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Sender: owner-imap@webmap.missouri.edu
Date: Fri, 9 May 97 08:48:40 CDT
From: rich@pencil (Rich Winkel)
Organization: PACH
Subject: Time is Running Out for North Korea
Article: 10582

/** headlines: 178.0 **/
** Topic: Time is Running Out for North Korea **
** Written 9:09 AM May 8, 1997 by newsdesk in cdp:headlines **
/* Written 8:43 AM May 8, 1997 by ggundrey@igc.org in reg.korea */
/*—-------- Time is Running Out for North Korea—-------- */

/* Written 3:29 PM May 6, 1997 by pacificnews in igc:pacnews.storie */
/*—-------- Time is Running Out for North Korea—-------- */

Time is running out for North Korea

By Thi Lam, Pacific News Service, 8 May 1997

EDITOR’S NOTE: News of widespread hunger, and of potential famine, in North Korea has brought new tension to relations between the two hostile halves of that country. Both seem to have struck immovably hard postures—the South unwilling to provide needed food aid without political concessions; the North refusing to ask for anything. PNS commentator Thi Lam suggests that even in the short run the North will have to undergo basic changes if its people are to survive. Lam, a former general in the Republic of South Vietnam, is the author of Autopsy: The Death of South Vietnam (1985).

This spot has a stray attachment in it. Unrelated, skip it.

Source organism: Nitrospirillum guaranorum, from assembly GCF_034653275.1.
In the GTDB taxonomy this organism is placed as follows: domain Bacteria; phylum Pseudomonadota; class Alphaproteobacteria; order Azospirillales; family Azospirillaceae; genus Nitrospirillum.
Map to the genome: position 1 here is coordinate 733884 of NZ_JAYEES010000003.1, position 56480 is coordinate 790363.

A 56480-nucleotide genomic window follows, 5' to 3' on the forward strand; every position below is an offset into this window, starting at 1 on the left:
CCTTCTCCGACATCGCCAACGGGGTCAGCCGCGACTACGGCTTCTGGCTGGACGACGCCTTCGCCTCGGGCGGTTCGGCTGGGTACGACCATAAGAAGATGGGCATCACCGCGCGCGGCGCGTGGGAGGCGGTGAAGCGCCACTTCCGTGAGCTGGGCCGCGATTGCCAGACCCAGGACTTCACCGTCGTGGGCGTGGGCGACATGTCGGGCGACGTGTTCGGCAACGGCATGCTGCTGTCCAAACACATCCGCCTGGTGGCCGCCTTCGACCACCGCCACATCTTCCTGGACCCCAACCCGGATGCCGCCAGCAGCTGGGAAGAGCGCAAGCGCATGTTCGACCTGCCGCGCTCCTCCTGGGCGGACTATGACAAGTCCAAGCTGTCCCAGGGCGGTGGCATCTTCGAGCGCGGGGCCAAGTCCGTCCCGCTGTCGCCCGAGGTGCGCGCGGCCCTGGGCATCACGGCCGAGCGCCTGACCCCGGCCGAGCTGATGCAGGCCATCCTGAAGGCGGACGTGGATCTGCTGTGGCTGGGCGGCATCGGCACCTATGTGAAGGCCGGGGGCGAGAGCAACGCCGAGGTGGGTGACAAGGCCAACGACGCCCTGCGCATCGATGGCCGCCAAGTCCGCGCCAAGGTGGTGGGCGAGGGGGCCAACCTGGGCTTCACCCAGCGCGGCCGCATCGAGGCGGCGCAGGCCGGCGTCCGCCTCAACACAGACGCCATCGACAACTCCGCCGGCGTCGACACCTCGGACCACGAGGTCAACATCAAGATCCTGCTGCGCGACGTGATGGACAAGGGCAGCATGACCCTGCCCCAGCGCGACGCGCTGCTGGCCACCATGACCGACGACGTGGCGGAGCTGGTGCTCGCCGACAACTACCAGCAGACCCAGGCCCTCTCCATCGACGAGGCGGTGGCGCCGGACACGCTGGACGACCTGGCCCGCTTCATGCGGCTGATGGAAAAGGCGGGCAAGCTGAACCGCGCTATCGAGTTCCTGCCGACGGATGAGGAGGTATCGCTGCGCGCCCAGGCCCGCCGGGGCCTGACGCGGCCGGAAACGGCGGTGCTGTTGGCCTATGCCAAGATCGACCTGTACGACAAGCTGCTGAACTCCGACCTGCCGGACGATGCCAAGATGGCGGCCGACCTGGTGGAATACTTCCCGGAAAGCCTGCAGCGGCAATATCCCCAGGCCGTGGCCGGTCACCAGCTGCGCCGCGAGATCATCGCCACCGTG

The highest-ranking figure ever to defect from North Korea, Hwang Jang Yop, claims that one reason for his action is the fact that the country can neither feed its people nor sue for peace.

Hwang, the architect of North Korea’s key policy of self-reliance, or juche, made this statement when he arrived in Seoul, South Korea last month.

I believe, however, that North Korea has no choice. It will have to accept and attend peace talks in exchange for food for its starving people.

No one would dispute the first element of Hwang’s proposition. There is ample evidence that the hard winter of 1994 and the massive floods of 1995 and 1996 have, as Hwang put it, turned a country that boasts it has built a heaven on Earth into a nation begging for a living. Chinese traders and truck drivers returning from North Korea have recently reported famine-related horror stories, particularly in the northern part of the country.

Hwang’s second proposition, that North Korea cannot sue for peace, is more debatable, however. Some pundits have even suggested that Hwang’s statement was principally designed to please his new South Korean hosts, who have consistently advocated a hard line against the North.

But it must by now be obvious to North Korea’s secretive leaders that military confrontation is not a practical possibility. Actions such as the 1995 seizure of a South Korean aid vessel carrying humanitarian food, or last fall’s submarine incursion into South Korean waters, have not strengthened Pyongyang’s bargaining position. On the contrary, they have eliminated international sympathy for the regime.